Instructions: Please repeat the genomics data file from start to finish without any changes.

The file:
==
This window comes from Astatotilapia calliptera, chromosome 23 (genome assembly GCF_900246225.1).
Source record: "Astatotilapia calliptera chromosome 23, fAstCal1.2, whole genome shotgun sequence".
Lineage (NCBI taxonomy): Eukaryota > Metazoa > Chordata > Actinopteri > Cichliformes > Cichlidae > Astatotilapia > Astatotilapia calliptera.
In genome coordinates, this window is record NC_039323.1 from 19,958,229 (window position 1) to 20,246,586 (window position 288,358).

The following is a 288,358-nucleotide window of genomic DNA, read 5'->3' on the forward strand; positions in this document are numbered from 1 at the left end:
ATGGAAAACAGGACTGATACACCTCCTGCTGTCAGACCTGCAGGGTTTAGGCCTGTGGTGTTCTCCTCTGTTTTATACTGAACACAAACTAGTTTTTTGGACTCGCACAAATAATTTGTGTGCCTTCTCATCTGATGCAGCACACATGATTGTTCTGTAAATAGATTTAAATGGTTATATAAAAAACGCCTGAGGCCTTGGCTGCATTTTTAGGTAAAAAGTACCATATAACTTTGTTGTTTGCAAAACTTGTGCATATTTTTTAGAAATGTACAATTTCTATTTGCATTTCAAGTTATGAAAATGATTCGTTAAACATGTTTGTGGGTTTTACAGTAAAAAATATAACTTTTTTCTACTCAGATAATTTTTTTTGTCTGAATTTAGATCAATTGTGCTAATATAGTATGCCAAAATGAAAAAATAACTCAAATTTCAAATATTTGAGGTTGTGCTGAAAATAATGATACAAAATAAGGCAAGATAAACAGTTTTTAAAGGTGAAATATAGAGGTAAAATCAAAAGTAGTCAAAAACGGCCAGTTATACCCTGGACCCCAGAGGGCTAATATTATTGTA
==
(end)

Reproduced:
This window comes from Astatotilapia calliptera, chromosome 23 (genome assembly GCF_900246225.1).
Source record: "Astatotilapia calliptera chromosome 23, fAstCal1.2, whole genome shotgun sequence".
Lineage (NCBI taxonomy): Eukaryota > Metazoa > Chordata > Actinopteri > Cichliformes > Cichlidae > Astatotilapia > Astatotilapia calliptera.
In genome coordinates, this window is record NC_039323.1 from 19,958,229 (window position 1) to 20,246,586 (window position 288,358).

The following is a 288,358-nucleotide window of genomic DNA, read 5'->3' on the forward strand; positions in this document are numbered from 1 at the left end:
ATGGAAAACAGGACTGATACACCTCCTGCTGTCAGACCTGCAGGGTTTAGGCCTGTGGTGTTCTCCTCTGTTTTATACTGAACACAAACTAGTTTTTTGGACTCGCACAAATAATTTGTGTGCCTTCTCATCTGATGCAGCACACATGATTGTTCTGTAAATAGATTTAAATGGTTATATAAAAAACGCCTGAGGCCTTGGCTGCATTTTTAGGTAAAAAGTACCATATAACTTTGTTGTTTGCAAAACTTGTGCATATTTTTTAGAAATGTACAATTTCTATTTGCATTTCAAGTTATGAAAATGATTCGTTAAACATGTTTGTGGGTTTTACAGTAAAAAATATAACTTTTTTCTACTCAGATAATTTTTTTTGTCTGAATTTAGATCAATTGTGCTAATATAGTATGCCAAAATGAAAAAATAACTCAAATTTCAAATATTTGAGGTTGTGCTGAAAATAATGATACAAAATAAGGCAAGATAAACAGTTTTTAAAGGTGAAATATAGAGGTAAAATCAAAAGTAGTCAAAAACGGCCAGTTATACCCTGGACCCCAGAGGGCTAATATTATTGTA